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3 Ways we over-pay for Insurance [and why it might be a good thing!]

Posted 14 November, 2019 by Clearly
in Educate Yourself

Strange that overpaying can be a problem

 

A potentially big one at that.

Genetically speaking, our Singaporean DNA contains the strongest strands of deal-seeking urges (colloquially known as finding lobangs) ever found in humankind. (source: trust me, bro)

 

Why else would there be immense crowds during computer expos? (at the Singapore Expo, naturally)
It explains the huge popularity of the $1 chicken rice when it first came out (is it still a thing these days?)
Even a study (albeit informal) indicates that 55% of Singaporeans love to haggle for a discount.

 

So it does seem ironic that while Singaporeans will do their utmost best to secure a discounted handphone, they adopt a cavalier approach towards one of the most important purchases that can ever be made.

 

Guess who didn’t get a cheap handphone set that day?

 

For a regular Joe paying around two thousand a year for insurance, just a 10% reduction in premiums amounts to $200 in savings. Enough for a new phone after a while, no?

 

Hold up, what constitutes overpaying for Insurance?

 

Since the Brittanica is silent on the matter, here is our definition:

Paying the same amount and getting a lower coverage amount, compared to what’s available

or

Paying the same amount and enjoying a smaller scope of cover, compared to what’s available

The converse for both also holds true, but we see no need in repetition. And just so we can throw in a bit of Latin, the assumption we make is ceteris paribus. 

 

How does one overpay for Insurance?

 

Not on purpose, for sure.

The majority of us purchase our policies with similar intent: to obtain financial protection, just like any fiscally responsible adult.

Yet inadvertently, these are the 3 ways that Joe doesn’t get full value of coverage for the money he pays:

 

Method 1: Holding on to policies that are outdated**

 

Some policies may have been bought many years ago, and these policies that come with older clauses might not be as advantageous as the current options out there. Assuming one is still eligible to purchase insurance, simply holding on to the older policy is overpaying – since there are free “upgrades” to be had.

 

Question of the decade

 

**Yes, we heard you at the back protesting loudly – aren’t policies meant to be kept for a long time? Yes they are, but assuming that Joe can get a better policy by paying the same amount of money (his health condition is unchanged), he can be better served by at least exploring what options are available to him.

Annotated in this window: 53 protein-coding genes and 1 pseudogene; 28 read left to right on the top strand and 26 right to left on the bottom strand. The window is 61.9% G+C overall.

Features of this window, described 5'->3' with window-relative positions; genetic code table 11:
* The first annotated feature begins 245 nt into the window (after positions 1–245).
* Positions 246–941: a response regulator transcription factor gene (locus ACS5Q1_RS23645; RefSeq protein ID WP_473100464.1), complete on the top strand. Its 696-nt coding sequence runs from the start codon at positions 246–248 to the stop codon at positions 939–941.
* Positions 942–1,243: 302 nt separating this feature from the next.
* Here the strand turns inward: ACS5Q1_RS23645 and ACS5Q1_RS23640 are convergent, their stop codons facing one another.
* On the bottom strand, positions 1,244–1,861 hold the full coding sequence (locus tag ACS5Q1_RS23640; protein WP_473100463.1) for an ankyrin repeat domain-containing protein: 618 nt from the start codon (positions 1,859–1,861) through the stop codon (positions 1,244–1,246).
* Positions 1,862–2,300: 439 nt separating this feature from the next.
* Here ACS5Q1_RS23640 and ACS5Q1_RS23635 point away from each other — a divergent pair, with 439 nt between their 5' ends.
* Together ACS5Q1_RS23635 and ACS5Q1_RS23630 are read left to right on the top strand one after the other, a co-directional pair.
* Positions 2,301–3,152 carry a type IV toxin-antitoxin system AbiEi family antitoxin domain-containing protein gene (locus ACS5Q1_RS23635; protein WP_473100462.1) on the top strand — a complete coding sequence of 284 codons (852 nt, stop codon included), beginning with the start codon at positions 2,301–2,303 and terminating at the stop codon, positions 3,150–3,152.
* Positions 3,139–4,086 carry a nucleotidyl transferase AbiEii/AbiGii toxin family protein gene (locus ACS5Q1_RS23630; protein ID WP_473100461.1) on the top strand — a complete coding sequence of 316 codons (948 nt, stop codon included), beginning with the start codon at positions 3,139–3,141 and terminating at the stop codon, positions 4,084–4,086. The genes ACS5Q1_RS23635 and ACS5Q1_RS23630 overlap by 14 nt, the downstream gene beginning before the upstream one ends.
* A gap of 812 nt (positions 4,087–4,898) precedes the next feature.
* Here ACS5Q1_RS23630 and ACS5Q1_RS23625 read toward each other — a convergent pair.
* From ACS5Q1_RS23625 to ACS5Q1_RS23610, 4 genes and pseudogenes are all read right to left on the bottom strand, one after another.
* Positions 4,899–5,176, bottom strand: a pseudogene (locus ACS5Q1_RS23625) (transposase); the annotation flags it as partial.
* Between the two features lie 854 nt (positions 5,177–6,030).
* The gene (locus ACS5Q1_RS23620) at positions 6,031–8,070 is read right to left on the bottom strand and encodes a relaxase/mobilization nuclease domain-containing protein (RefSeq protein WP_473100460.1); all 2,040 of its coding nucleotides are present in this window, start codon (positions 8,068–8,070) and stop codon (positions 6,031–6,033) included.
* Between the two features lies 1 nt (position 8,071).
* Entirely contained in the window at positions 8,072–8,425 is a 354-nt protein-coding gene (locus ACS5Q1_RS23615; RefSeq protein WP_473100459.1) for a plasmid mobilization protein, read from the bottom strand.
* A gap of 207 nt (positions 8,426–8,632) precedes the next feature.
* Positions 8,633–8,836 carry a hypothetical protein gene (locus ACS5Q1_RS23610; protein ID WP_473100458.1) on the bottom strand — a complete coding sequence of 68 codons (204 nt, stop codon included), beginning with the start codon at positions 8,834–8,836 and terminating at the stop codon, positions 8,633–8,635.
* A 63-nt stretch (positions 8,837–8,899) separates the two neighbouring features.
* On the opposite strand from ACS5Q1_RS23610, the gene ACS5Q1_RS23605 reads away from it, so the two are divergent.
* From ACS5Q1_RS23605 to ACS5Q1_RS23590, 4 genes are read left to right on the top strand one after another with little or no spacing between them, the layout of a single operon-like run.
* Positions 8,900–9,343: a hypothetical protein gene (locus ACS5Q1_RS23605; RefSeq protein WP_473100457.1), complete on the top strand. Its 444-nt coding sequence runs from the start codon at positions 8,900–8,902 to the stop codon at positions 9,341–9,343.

This is where your financial advisor comes in. He or she can tell you what is feasible – or not. Cash value accumulation, age considerations, financial/medical underwriting are some of the factors that come into play.

 

Method 2: Not updating insurers about improved health status

 

Policies are priced according to one’s health conditions or lifestyle factors – the presence of existing or current illnesses, or if you are a smoker.

If Joe bought say, a Whole Life Plan years ago and was smoking at the time (declared accordingly in the proposal forms), he would be paying premiums priced for smokers. Should he subsequently quit smoking, he can inform the insurer of his newfound status and seek a review for his premiums to be repriced (lower, of course!)

Should the converse happen… Joe is simply too busy to do anything >_<

 

We hear you, sista!

 

Method 3. Not comparing plans before purchase

 

Similar to handphones, some insurance policies can be thought of as commodities, with little variance between features and coverage, especially with term plans. The premium difference between plans from various insurers can vary from 5 – 30%, so there had better be a really good argument at hand to justify that extra high sticker price.

Without proper oversight, your policies may also overlap in coverage, which leads you to pay twice for something that you may only claim once (generally for indemnity based policies).

That being said, it is quite ok to pay more for something, provided you do it with your eyes wide open. A number of plans are also not that conducive to comparison, as their features are bespoke and not quite the same across each insurer.

 

But overpaying… can be a good thing

 

Really.

Because… in order to overpay for insurance, you either have to already buy it or at least be in the process of purchasing it.

Compared to someone else blissfully unaware of how financially fragile they are with adequate coverage, we argue that overpaying is a better position than not paying.

In the nonpaying case, there could also be a danger of not being able to buy what you need… when you need it the most. We sum up that scenario aptly with the picture below:

 

Technically true. The best kind of truth there is

 

To part ways till our next article, let’s end off with another lame aeroplane/parachute joke:

Would you actually jump off a plane without a parachute?

Yes, provided the plane is parked on the ground.

See? Context matters.

 

For all other insurance-related stuff, check in with your financial advisor regularly. Or just read our stuff, we post gems and memes in copious quantities.

Till next time!

 

www.ClearlySurely.com aims to eradicate the knowledge gap between consumers and Life Insurance. Our Vision is that one day, every Man, Woman, and Child will be properly insured.

We are also in the midst of building a top-secret new platform that will change the way people view financial planning. PS. It does not contain lame hyperboles like “fintech” or “insurtech” or “machine-learning” or “AI”.

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